A study to appear in October by MIT economist Joshua Angrist and University of Chicago business school professor Jonathan Guryan apparently says yes, according to this article. That's a counter-intuitive finding, of course; many reformers (ourselves included) have argued forever that tough teacher tests will deter poorly educated people from becoming teachers while attracting talented individuals. But maybe not. Here's how the scholars explain it:
First, they note, applicants whose educational backgrounds qualify them to teach are also likely qualified to work in other fields. When they weigh their job options, they calculate the cost in time, effort and money of the mandated tests as salary reductions.
"Higher quality applicants, as measured by outside earnings potential, are more likely to pass the test," Angrist says, but they're also more likely to want wages that will repay their efforts to take the tests. In addition, they're consumers; they can look for jobs at companies that don't require costly licensing tests.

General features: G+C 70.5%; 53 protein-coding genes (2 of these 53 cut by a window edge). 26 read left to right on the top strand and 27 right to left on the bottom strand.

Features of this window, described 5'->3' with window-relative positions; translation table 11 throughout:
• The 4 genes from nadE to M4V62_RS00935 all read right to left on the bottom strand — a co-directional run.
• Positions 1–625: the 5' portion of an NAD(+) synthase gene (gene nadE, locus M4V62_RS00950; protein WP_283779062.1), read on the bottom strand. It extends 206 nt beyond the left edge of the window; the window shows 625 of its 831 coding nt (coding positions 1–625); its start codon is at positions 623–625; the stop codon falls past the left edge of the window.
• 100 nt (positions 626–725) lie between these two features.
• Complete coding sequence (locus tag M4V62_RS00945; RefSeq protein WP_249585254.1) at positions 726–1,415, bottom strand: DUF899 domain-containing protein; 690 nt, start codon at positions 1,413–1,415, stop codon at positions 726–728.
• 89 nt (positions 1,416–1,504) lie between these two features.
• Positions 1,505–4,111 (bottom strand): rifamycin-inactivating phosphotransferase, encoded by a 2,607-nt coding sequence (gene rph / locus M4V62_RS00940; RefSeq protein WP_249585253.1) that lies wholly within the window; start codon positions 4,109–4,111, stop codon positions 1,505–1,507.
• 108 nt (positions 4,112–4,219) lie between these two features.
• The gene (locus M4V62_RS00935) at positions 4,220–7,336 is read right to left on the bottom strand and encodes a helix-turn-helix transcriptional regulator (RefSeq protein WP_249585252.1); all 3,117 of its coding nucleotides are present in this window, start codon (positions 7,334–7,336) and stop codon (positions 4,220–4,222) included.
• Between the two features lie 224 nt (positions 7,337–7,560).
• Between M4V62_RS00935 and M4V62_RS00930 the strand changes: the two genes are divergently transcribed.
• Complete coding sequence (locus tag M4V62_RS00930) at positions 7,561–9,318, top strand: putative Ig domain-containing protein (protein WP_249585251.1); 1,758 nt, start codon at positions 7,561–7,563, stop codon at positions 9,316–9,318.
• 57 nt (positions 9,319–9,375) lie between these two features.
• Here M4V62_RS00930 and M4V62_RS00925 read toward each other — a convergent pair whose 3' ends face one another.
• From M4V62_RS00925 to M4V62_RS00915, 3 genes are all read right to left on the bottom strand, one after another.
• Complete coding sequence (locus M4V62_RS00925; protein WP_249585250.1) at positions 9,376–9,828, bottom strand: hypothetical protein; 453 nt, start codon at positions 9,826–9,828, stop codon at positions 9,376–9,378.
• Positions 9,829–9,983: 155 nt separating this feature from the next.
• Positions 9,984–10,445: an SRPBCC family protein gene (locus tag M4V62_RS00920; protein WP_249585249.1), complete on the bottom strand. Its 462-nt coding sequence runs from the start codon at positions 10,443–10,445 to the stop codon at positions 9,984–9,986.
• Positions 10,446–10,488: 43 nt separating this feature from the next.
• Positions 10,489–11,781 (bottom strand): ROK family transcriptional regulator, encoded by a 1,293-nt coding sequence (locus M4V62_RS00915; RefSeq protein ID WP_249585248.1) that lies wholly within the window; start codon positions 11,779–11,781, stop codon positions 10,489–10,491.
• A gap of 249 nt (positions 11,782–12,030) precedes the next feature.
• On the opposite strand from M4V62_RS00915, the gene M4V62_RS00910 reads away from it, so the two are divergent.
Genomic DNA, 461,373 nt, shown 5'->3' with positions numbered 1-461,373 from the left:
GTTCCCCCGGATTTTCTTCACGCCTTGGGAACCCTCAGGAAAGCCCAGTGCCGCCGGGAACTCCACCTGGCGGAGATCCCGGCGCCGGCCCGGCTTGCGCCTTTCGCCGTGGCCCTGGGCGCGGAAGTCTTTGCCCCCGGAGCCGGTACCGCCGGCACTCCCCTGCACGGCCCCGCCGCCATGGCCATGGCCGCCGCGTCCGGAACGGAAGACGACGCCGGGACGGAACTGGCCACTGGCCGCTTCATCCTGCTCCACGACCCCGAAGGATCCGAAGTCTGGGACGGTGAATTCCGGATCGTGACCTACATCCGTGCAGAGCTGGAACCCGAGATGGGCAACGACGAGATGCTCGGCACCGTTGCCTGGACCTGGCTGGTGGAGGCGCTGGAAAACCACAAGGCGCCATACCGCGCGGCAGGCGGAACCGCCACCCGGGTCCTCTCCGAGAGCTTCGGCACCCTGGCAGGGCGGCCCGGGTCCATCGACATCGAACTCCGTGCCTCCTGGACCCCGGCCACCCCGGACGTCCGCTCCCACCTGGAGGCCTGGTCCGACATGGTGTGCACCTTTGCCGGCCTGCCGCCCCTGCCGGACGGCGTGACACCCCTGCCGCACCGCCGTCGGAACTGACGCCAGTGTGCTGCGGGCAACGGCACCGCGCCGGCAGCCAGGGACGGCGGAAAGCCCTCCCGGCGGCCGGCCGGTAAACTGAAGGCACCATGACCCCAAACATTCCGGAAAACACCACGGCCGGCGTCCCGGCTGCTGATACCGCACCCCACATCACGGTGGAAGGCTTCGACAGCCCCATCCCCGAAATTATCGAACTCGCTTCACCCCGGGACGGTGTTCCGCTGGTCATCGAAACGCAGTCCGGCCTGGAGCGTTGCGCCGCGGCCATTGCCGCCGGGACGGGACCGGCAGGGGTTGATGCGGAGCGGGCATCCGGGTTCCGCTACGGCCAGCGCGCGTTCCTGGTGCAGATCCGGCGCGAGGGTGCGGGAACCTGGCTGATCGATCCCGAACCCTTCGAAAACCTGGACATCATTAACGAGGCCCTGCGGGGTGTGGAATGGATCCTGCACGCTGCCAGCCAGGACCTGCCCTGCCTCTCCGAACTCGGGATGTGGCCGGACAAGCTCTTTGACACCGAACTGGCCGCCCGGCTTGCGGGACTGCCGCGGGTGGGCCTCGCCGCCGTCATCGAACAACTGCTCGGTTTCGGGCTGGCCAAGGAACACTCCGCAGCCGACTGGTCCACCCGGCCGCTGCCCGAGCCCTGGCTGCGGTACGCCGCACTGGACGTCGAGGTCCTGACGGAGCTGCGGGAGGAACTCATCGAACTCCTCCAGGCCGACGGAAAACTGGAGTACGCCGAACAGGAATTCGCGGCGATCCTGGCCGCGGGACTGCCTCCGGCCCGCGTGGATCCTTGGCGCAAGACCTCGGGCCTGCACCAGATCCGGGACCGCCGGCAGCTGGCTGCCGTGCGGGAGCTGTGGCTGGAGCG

Second, the discouragement effect, as economists call it, serves as a barrier to applicants broadly, Angrist notes. People who might be great teachers may choose not to study or pay for certification for myriad reasons, a loss for U.S. students in public schools.
I asked my podcast buddy, AEI's Rick Hess, about his thoughts on the study. Though it's not yet available for viewing, that didn't dissuade him from weighing in. (He could be a blogger!)
It's not hard to imagine??scenarios where...